A to Z of Coronavirus
Here’s MLC’s rundown of some important coronavirus terms plus a few more light-hearted ones:
A is for Asthma
According to the NHS, people with asthma are at higher risk from coronavirus. Asthma affects around 5.4 million people in the UK with 1 in 12 adults receiving medication for the disease. A snippet of good news for asthma sufferers is that lockdown has resulted in lower air pollution (a decrease of more than 40% according to the University of York) which is great for sensitive airways. However, being cooped up at home may mean that sufferers are more exposed to house dust mites, mould spores or pet dander that also aggravates the condition.
C is for Coronavirus
Coronavirus is a large family of viruses that were first identified in the 1960s. Whilst most coronaviruses circulate among animals, some infect humans. However, unlike SARS-CoV-2 that causes COVID-19, most coronaviruses only cause mild symptoms. Coronaviruses make up around 25% of illnesses we refer to as the common cold.
D is for Delivery Service
Many pharmacies are using delivery services to get prescriptions to people who are having to isolate themselves. Prescription delivery services allow people who are in the high-risk categories so need to remain at home. But the service isn’t without its own complications risks. Pharmacies need to ensure they delegate to responsible volunteers or
E is for Epidemiology
Epidemiology is the branch of medicine that looks at how disease – and other factors affecting health – spreads through a population. It also provides an analysis of how to plan against epidemics.
F is for Face Touching
Never before have we been more aware of how many times we touch our faces. Studies have shown that people touch their faces roughly 23 times per hour – and more frequently during times of stress. Avoiding touching our faces helps prevent any pathogen, including the coronavirus, from infecting us through the mucus membranes of our eyes, nose and mouth.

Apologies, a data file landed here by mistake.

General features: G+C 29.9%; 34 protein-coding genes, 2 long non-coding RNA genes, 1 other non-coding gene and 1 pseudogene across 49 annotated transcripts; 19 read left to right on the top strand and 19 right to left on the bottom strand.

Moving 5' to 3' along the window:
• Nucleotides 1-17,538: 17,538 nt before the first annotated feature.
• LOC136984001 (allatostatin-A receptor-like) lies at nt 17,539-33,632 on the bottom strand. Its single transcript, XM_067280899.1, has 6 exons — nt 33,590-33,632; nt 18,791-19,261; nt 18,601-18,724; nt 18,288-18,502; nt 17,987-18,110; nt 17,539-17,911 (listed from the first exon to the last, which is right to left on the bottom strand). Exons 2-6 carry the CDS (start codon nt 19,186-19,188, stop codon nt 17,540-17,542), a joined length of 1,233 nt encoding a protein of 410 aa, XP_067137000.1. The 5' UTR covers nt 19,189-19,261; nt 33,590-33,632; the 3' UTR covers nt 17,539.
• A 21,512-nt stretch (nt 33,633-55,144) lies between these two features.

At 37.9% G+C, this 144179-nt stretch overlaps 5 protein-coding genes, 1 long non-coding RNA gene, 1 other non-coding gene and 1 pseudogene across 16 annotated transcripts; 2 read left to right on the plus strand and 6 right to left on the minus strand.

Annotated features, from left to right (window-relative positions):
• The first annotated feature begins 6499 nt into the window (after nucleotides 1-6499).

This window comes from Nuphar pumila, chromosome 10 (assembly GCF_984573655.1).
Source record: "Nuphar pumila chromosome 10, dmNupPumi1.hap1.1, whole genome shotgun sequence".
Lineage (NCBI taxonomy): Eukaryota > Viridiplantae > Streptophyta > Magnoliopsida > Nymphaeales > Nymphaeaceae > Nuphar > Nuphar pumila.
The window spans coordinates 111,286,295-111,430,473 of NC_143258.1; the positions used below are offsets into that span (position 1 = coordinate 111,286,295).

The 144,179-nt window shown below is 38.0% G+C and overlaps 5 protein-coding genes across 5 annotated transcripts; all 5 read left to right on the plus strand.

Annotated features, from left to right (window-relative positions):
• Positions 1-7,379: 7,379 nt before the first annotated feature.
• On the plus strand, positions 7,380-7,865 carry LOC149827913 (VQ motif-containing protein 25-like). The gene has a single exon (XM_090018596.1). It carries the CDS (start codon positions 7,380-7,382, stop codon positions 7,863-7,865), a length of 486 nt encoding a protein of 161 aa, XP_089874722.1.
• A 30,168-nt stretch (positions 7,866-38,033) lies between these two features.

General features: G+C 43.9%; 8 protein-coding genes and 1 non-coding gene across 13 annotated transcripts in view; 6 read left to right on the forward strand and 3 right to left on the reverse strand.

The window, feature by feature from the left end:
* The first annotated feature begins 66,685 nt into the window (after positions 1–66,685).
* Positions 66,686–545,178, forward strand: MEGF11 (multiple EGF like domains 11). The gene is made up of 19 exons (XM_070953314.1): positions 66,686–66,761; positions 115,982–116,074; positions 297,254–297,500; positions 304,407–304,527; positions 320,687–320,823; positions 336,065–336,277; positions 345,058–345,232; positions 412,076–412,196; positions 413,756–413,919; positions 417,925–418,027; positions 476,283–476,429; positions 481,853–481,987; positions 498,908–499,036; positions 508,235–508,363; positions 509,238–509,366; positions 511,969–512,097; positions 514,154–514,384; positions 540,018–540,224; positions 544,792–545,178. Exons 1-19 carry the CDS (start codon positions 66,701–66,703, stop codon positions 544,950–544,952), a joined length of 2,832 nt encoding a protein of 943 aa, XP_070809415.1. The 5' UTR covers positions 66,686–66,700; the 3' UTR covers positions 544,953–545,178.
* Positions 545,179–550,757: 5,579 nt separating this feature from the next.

H is for Hand Hygiene
Do you sing Happy birthday whilst washing your hands? Proper hand hygiene isn’t a new thing for healthcare professionals as hand washing prevents the spread of viruses, bacteria, other pathogens and contaminants. But proper handwashing techniques were a revelation to the majority of the public. Washing with soap is particularly effective against viruses as it dissolves the fat membrane holding the virus together.
I is for Incubation Period
The incubation period of a virus is the time between infection and the onset of symptoms and is an important factor in controlling the spread of disease. The incubation period for COVID-19 is currently understood to be about 4.2 days.
J is for Joe Wicks
Joe Wicks, the nation’s PE teacher, is live every weekday morning on YouTube to help keep us fit and active. Other YouTubers helping us through lockdown include Maddie Moate and Greg Foot with their daily educational show for homeschooled kids.
K is for Key Workers
Key workers are providing the essential services that are keeping the country running. From delivery drivers to healthcare professionals to people who stack supermarket shelves, the roles the key workers perform aren’t glamorous and are often low paid. The median average full-time salary in the UK is around £30k but a significant number of key workers earn nowhere near this much. Care-home workers, shop assistants and people working in the food industry are among the lowest-paid keyworkers.
L is for Lockdown
Lockdown is the term commonly used to describe the current social distancing measures. Prior to this pandemic, the term was used in more acute situations such as confining inmates to their cells during prison riots or by the police during manhunts for dangerous individuals.